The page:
How Our Goal-Setting Should Begin: A Look at Ezra

I know, I know, we’re already through January and I’m just now talking about goals, but perhaps this is the best time, no?  Certainly all your New Year’s Resolutions are in full swing and are being brilliantly executed, or…

You might be saying:
“I’ve got my five and room for no more, no siree, ain’t gettin’ any more goals in me this year.”
(insert flies buzzing around face) “Huh, goals?”
So, if you don’t mind, indulge me with five minutes of your time, surely you can spare it on the treadmill as you reach your goal of running a 90K this year.
Let’s back up a little in time to the book of Ezra, all the way to 538 B.C….To give you some context: after King Cyrus of Persia overthrew Babylon in 539 B.C., he established a new policy toward the Jews living in exile, they were permitted to return to their homeland and reestablish their worship of God.  Adding to that, Cyrus gave the returnees over 5,000 gold and silver items that the Babylonians had looted from the temple before burning it. (Talk about God’s favor!)  More than 42,000 Jews followed Zerubbabel in returning to the promised land…
A second group of exiles, led by Ezra the priest returned around 458 B.C. (approximately 80 years later).
This first group worked carefully to build the altar on the exact location on where it had stood before, signifying their dedication to God, and other groups joined in to help.  Things were going well for a while, but, many times, as we can see in our own lives, this work is not without it’s opposition, there was jealousy and bribery of officials to frustrate construction plans.  Enemy groups wrote complaint letters to the Persian king, accusing the Jews of rebellion, convincing the king, too, that once their city is built he will lose all revenue to his land, the king in turn halts the work.  And yet God’s work continues under a new regime (King Darius) years later and the temple is completed and dedicated.
They finished building the temple according to the command of the God of Israel and the decrees of Cyrus, Darius and Artaxerxes, Kings of Persia.  The temple was completed on the third day of the month of Adar, in the sixth year of the reign of King Darius. (Ezra 6:14b-15)
They celebrated the dedication of the house of God with joy, offered sacrifices and installed priest and servants to God all according the book of the Law of Moses.  And here is beauty: On the fourteenth day of the first month, the exiles celebrated the Passover.  So the Israelites who had returned from the exile ate it, together with all who had separated themselves from the unclean practices of their Gentile neighbors in order to seek the Lord, the God of Israel.  For seven days they celebrated with joy the Festival of Unleavened Bread, because the Lord had filled them with joy by changing the attitude of the king of Assyria so that he assisted them in work on the house of God, the God of Israel. (6:19-22)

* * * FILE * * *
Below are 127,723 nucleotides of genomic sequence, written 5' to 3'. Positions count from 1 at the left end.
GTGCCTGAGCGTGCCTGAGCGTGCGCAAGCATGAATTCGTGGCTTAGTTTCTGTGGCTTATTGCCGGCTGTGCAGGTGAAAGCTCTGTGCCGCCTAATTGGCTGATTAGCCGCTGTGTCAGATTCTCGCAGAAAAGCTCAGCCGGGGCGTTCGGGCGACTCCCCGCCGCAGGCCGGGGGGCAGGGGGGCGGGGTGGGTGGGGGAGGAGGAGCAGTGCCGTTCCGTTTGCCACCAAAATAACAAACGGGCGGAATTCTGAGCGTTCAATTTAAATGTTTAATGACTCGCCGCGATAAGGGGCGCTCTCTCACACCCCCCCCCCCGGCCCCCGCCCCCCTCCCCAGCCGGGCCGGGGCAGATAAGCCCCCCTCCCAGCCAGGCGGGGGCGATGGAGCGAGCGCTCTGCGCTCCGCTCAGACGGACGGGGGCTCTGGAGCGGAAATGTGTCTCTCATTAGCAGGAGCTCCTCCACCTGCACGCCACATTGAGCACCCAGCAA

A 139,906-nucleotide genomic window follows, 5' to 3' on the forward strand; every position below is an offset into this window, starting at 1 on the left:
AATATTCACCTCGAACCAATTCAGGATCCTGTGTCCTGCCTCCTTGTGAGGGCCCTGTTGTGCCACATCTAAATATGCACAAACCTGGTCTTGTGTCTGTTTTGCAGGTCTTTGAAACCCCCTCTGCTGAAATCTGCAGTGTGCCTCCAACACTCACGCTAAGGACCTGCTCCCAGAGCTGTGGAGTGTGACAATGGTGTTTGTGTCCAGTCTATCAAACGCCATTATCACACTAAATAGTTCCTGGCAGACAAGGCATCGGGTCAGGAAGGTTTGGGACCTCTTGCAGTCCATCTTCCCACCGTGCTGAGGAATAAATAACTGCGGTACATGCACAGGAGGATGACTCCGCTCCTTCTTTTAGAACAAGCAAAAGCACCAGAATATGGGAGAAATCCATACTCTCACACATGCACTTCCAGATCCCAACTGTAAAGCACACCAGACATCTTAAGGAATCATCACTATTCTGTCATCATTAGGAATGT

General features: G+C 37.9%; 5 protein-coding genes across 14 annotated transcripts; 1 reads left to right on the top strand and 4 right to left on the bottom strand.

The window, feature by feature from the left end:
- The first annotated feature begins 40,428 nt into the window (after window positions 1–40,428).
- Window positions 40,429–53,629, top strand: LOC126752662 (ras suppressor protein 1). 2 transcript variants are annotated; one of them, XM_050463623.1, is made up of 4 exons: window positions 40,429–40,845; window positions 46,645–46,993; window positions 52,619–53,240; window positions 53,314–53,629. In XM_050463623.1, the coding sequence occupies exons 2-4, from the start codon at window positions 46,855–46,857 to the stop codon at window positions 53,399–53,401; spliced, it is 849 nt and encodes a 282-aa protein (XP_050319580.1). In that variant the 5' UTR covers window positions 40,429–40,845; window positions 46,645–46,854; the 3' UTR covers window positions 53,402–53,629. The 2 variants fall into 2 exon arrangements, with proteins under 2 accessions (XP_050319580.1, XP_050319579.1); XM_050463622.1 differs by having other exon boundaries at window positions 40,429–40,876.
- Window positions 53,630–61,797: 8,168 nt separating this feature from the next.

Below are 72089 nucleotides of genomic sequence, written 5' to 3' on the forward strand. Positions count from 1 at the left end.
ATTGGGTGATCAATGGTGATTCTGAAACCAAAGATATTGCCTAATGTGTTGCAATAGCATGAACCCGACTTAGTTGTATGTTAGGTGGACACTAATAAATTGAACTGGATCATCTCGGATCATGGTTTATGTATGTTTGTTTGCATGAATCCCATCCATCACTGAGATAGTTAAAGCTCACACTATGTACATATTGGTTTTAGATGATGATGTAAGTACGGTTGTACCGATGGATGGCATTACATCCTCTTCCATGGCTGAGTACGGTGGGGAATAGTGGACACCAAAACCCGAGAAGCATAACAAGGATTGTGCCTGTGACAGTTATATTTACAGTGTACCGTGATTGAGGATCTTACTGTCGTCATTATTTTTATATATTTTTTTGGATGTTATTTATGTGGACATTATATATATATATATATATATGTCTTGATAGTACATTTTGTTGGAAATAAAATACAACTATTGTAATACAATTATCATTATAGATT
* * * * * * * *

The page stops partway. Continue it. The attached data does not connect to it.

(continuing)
Spotlight on Ezra, entering Jerusalem, guided by God’s righteous, protective hand and he kept it simple, as he assumed his position as prophet, priest and the man who, under God, would lead this reformed, chosen nation.  Yes, there was rejoicing and joy, but this man had his work cut out for him as we will see later in this book, so this man of God committed to:
1) study the law: the revealing the Lord’s nature and character
2) obeying the law
3) teach the law among God’s people. (7:10)
This man’s life was marked by three ingredients, I believe, are crucial to strong leadership and are key to making sure he met his commitments:
Courage (def.) the ability to do something that you know is difficult or dangerous
Vision (def.) something that you imagine: a picture that you see in your mind
Sacrifice (def.) the act of giving up something that you want to keep especially in order to get or do something else or to help someone
How can we apply these same tasks in our very own lives?  These action points, coupled with the characteristics above provide an invaluable framework from which to base your goals:
-How will you study the Bible this year?
-How will you obey it?
-How will you teach others about it?
So what three practical, spiritual goals can you commit to for this year?  Make them simple, but above all else, make them Christ-centered you won’t regret continuing your year this way.
Care to share any of your goals from this year?

2 thoughts on “How Our Goal-Setting Should Begin: A Look at Ezra

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